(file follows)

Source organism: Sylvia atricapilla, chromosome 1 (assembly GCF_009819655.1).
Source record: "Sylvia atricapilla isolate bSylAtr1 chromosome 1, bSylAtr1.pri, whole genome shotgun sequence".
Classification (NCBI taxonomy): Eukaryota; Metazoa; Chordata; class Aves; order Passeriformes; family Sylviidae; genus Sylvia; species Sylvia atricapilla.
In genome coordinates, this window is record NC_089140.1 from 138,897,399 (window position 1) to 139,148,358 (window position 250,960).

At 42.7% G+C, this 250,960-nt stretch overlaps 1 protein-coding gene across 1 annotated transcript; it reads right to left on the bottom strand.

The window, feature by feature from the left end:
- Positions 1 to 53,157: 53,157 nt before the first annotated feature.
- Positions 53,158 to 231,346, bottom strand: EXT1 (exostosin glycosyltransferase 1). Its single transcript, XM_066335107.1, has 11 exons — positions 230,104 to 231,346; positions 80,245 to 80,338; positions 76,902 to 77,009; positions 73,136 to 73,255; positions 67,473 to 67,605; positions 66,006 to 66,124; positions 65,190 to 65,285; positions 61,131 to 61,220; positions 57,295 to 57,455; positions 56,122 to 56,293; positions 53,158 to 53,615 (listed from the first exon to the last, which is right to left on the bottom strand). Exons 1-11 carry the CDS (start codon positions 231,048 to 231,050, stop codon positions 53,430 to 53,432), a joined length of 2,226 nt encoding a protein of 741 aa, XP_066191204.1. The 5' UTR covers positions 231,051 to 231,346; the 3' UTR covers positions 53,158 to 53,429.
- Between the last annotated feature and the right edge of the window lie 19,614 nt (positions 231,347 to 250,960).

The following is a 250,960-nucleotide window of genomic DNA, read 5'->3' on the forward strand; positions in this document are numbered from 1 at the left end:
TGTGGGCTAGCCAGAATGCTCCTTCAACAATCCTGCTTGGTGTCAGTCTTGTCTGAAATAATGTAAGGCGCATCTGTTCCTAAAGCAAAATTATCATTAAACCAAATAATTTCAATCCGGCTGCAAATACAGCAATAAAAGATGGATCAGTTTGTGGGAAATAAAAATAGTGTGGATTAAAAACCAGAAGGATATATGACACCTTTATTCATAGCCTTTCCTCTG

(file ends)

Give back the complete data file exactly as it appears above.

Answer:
Source organism: Sylvia atricapilla, chromosome 1 (assembly GCF_009819655.1).
Source record: "Sylvia atricapilla isolate bSylAtr1 chromosome 1, bSylAtr1.pri, whole genome shotgun sequence".
Classification (NCBI taxonomy): Eukaryota; Metazoa; Chordata; class Aves; order Passeriformes; family Sylviidae; genus Sylvia; species Sylvia atricapilla.
In genome coordinates, this window is record NC_089140.1 from 138,897,399 (window position 1) to 139,148,358 (window position 250,960).

At 42.7% G+C, this 250,960-nt stretch overlaps 1 protein-coding gene across 1 annotated transcript; it reads right to left on the bottom strand.

The window, feature by feature from the left end:
- Positions 1 to 53,157: 53,157 nt before the first annotated feature.
- Positions 53,158 to 231,346, bottom strand: EXT1 (exostosin glycosyltransferase 1). Its single transcript, XM_066335107.1, has 11 exons — positions 230,104 to 231,346; positions 80,245 to 80,338; positions 76,902 to 77,009; positions 73,136 to 73,255; positions 67,473 to 67,605; positions 66,006 to 66,124; positions 65,190 to 65,285; positions 61,131 to 61,220; positions 57,295 to 57,455; positions 56,122 to 56,293; positions 53,158 to 53,615 (listed from the first exon to the last, which is right to left on the bottom strand). Exons 1-11 carry the CDS (start codon positions 231,048 to 231,050, stop codon positions 53,430 to 53,432), a joined length of 2,226 nt encoding a protein of 741 aa, XP_066191204.1. The 5' UTR covers positions 231,051 to 231,346; the 3' UTR covers positions 53,158 to 53,429.
- Between the last annotated feature and the right edge of the window lie 19,614 nt (positions 231,347 to 250,960).

The following is a 250,960-nucleotide window of genomic DNA, read 5'->3' on the forward strand; positions in this document are numbered from 1 at the left end:
TGTGGGCTAGCCAGAATGCTCCTTCAACAATCCTGCTTGGTGTCAGTCTTGTCTGAAATAATGTAAGGCGCATCTGTTCCTAAAGCAAAATTATCATTAAACCAAATAATTTCAATCCGGCTGCAAATACAGCAATAAAAGATGGATCAGTTTGTGGGAAATAAAAATAGTGTGGATTAAAAACCAGAAGGATATATGACACCTTTATTCATAGCCTTTCCTCTG